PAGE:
Learn About Your Heart...
Made Simple

By Nicolas Shammas, MD

A new, comprehensive sourcebook for
heart and vascular disease patients

Cardiovascular Health Topics

Statistics about Heart and Blood Vessel Diseases in the United States
Structure and Function of the Heart and Blood Vessels
Diseases of the Blood Vessels of the Heart
Surgical Therapies for the Cardiovascular Patient
Peripheral Vascular Disease
Diseases of the Blood Vessels of the Head and Neck
Strokes: How to Survive Them and How to Prevent Them
Valvular Heart Disease
Heart Rhythms: How to Recognize Them and Treat Them
Congestive Heart Failure
11. Understanding Cardiomyopathy, or Weak Heart Muscle
12. Children and Heart Disease
13. Diseases of the Pericardium
14. Systemic Illnesses, Infections and Drugs that Affect the Heart
15. Erectile Dysfunction: a Vascular Disease
16. Cardiovascular Disease Prevention
17. Heart Healthy Nutritional Tips
18. Cardiac Rehabilitation
19. Medications for Cardiovascular Disorders
20. Heart Tests You Need to Know
21. Learn What to Do in a Medical Emergency
22. How to Choose Your Doctor and Hospital
23. Medical Research and How You Can Get Involved
24. Taking the Next Step — A Few Community Resources to Help You Live More Healthfully
25. How Much Did You Learn from This Book: Take a Simple Test

Drug Compound Restores Youth to Aging Arterial Cells in Elderly Hypertensives

A compound called alagebrium, similar to another used in anti-wrinkle creams, may be useful in reducing the deleterious effects of arterial aging in the majority of elderly Americans with systolic hypertension, a study from researchers at Johns Hopkins shows.

"This is the first demonstration that this class of drugs, known as collagen-crosslink breakers, can turn back the clock and make old arteries behave like young ones," says senior study investigator and geriatric cardiologist Susan Zieman, MD, an assistant professor at The Johns Hopkins University School of Medicine and its Heart Institute.

The Hopkins researchers found that alagebrium, formally known as ALT-711 or 4,5-dimethyl-3-(2-oxo-2-phenylethyl)-thiazolium chloride, reduced stiffening in the vessel wall in the main artery of the neck (carotid artery) by as much as 37 percent. The drug also improved endothelial function, the ability of the vessels' inner lining to relax and dilate in response to increased stress from blood flow, by 102 percent.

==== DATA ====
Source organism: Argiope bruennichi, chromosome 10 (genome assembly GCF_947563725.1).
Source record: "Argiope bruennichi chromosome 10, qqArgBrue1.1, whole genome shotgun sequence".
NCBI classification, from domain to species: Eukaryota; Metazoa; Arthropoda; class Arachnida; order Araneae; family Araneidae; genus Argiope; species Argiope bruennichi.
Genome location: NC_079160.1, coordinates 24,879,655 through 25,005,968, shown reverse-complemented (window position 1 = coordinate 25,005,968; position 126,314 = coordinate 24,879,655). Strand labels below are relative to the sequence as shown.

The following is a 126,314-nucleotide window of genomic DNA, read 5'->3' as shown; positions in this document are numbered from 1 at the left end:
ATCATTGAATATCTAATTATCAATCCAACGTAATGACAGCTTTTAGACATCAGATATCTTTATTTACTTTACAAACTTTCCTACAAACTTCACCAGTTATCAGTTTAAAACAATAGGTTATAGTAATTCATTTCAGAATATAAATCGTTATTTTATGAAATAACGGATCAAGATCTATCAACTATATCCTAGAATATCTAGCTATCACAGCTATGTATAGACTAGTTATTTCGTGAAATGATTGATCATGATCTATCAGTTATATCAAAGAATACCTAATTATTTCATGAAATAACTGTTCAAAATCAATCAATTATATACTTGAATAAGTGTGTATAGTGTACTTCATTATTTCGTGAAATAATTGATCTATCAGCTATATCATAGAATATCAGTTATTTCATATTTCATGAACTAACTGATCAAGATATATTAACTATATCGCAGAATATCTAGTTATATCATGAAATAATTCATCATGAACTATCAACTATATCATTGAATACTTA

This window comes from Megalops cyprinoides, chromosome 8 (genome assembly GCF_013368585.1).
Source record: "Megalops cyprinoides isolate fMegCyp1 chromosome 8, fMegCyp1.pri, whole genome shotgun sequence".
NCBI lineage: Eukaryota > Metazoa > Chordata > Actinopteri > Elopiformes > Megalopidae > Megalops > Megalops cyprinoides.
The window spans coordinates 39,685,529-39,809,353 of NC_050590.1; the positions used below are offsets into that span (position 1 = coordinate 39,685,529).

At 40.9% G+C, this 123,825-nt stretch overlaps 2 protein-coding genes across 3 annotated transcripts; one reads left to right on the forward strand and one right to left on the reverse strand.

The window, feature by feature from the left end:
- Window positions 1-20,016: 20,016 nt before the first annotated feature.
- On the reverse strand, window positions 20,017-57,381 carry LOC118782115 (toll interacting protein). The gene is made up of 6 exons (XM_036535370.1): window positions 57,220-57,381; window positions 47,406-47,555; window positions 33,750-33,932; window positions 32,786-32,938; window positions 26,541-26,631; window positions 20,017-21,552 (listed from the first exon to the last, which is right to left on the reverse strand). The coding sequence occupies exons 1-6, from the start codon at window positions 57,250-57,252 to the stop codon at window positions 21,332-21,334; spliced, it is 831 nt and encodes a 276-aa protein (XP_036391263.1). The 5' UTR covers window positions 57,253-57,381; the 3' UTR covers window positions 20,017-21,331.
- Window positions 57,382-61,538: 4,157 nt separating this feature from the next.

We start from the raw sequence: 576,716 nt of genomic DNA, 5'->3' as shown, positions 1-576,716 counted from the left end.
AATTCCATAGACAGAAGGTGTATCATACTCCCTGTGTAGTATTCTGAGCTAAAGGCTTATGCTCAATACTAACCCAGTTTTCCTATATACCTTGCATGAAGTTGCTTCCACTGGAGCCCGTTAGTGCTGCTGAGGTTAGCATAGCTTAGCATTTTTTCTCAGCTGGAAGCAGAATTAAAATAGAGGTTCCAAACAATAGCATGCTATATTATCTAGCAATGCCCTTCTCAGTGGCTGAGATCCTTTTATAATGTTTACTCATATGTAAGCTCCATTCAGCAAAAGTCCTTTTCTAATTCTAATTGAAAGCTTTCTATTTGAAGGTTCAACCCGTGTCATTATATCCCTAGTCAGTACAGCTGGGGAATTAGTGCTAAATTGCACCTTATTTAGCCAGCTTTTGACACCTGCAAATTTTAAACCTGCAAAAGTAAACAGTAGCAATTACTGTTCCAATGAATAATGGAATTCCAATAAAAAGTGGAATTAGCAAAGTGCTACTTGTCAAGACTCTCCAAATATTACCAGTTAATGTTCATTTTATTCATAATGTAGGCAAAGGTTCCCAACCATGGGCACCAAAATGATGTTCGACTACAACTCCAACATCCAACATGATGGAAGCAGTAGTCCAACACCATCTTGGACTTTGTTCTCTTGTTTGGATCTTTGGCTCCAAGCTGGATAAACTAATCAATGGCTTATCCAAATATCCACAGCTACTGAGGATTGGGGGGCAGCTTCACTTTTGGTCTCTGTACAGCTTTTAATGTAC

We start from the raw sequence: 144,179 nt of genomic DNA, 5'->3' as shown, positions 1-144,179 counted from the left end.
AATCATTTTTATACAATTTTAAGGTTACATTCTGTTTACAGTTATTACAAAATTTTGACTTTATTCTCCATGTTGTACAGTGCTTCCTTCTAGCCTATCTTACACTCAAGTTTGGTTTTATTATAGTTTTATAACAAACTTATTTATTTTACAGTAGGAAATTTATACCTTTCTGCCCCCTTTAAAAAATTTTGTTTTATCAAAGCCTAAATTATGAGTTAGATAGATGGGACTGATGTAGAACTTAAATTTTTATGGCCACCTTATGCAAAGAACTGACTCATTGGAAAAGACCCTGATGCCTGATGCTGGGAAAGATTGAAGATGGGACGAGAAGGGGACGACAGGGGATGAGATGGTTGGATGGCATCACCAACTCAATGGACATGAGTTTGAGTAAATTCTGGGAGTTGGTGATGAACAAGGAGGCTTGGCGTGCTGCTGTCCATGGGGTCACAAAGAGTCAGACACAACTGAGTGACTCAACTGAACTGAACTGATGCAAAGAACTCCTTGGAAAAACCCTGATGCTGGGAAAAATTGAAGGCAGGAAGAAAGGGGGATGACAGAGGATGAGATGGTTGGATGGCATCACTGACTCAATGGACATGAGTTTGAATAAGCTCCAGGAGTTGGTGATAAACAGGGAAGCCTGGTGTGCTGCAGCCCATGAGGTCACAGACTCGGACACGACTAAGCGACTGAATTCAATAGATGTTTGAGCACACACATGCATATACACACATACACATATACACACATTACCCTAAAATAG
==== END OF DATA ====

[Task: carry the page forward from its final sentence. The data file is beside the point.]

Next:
Chemically, alagebrium is a so-called crosslink breaker, responsible for destroying the rigid chemical bonds known as advanced glycation endproducts, or AGE for short, that form between body proteins and sugars over time. According to Zieman, both stiffening and reduced capacity of the arteries to expand in response to stress are common effects of aging that occur when the crosslinks form in the body's key structural proteins, such as collagen, or when AGEs interact directly with enzymes that regulate blood flow.

Crosslinking effectively carmelizes the collagen leading to tissue "wrinkles," cataracts, as well as stiffening and increased speed and force of blood flow. These processes are accelerated in diabetics.

The Hopkins findings, presented at the American Heart Association's Scientific Sessions 2005, also suggest that the cellular effects of aging caused by AGE are potent targets for new therapies.

In the Hopkins study, 13 elderly men and women with systolic hypertension took either daily doses of alagebrium (210 milligrams) for eight weeks or a look-alike pill (placebo), containing no active drug. AGE and collagen levels were monitored through blood tests. Stiffness was measured using a small pressure-sensor device called a tonometer.

Ultrasound readings, taken before and after drug therapy, were made as a blood pressure cuff was inflated for five minutes and deflated. This allowed researchers to calculate endothelial function based on how much the blood vessel lining relaxed as a percentage increase of how much the blood vessel could expand.

After treatment with alagebrium, neck arteries became less stiff, as shown by tonometer readings and decreased levels of collagen in the blood as AGE crosslinks were broken down. Analysis of additional pressure-wave readings also showed flatter patterns more closely resembling younger arteries than older, stiffer ones, which have wave patterns with higher peaks.

While the results did not explain why endothelial function improved, the researchers believe it has to do with the drug's effects on AGE and cell function. Their theory, Zieman says, is that one chemical reaction, the breakdown of AGE crosslinks, both reduces the structural causes of arterial stiffness in the artery wall and alleviates the detrimental effects of AGE on other enzymes or related proteins, possibly nitric oxide and other chemicals causing vessel inflammation.